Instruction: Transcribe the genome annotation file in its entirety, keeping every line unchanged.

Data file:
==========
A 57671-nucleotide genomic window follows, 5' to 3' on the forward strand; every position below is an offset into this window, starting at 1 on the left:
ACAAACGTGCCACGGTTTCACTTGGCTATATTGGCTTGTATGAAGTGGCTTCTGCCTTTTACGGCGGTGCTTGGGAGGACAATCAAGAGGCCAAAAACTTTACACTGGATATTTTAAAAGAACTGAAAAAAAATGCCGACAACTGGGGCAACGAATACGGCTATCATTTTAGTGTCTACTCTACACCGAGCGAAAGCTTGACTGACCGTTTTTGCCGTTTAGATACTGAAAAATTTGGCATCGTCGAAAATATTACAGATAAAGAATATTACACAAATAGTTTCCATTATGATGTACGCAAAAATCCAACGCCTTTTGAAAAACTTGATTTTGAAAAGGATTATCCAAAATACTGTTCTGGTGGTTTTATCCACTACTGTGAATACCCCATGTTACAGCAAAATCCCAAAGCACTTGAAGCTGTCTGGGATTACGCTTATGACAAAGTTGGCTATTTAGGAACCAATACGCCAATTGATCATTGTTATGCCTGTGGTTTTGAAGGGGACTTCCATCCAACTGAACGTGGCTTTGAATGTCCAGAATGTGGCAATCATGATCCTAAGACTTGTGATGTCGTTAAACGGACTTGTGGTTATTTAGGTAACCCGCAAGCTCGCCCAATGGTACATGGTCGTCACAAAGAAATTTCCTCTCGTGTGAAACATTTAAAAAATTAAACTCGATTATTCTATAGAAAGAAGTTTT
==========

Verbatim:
A 57671-nucleotide genomic window follows, 5' to 3' on the forward strand; every position below is an offset into this window, starting at 1 on the left:
ACAAACGTGCCACGGTTTCACTTGGCTATATTGGCTTGTATGAAGTGGCTTCTGCCTTTTACGGCGGTGCTTGGGAGGACAATCAAGAGGCCAAAAACTTTACACTGGATATTTTAAAAGAACTGAAAAAAAATGCCGACAACTGGGGCAACGAATACGGCTATCATTTTAGTGTCTACTCTACACCGAGCGAAAGCTTGACTGACCGTTTTTGCCGTTTAGATACTGAAAAATTTGGCATCGTCGAAAATATTACAGATAAAGAATATTACACAAATAGTTTCCATTATGATGTACGCAAAAATCCAACGCCTTTTGAAAAACTTGATTTTGAAAAGGATTATCCAAAATACTGTTCTGGTGGTTTTATCCACTACTGTGAATACCCCATGTTACAGCAAAATCCCAAAGCACTTGAAGCTGTCTGGGATTACGCTTATGACAAAGTTGGCTATTTAGGAACCAATACGCCAATTGATCATTGTTATGCCTGTGGTTTTGAAGGGGACTTCCATCCAACTGAACGTGGCTTTGAATGTCCAGAATGTGGCAATCATGATCCTAAGACTTGTGATGTCGTTAAACGGACTTGTGGTTATTTAGGTAACCCGCAAGCTCGCCCAATGGTACATGGTCGTCACAAAGAAATTTCCTCTCGTGTGAAACATTTAAAAAATTAAACTCGATTATTCTATAGAAAGAAGTTTT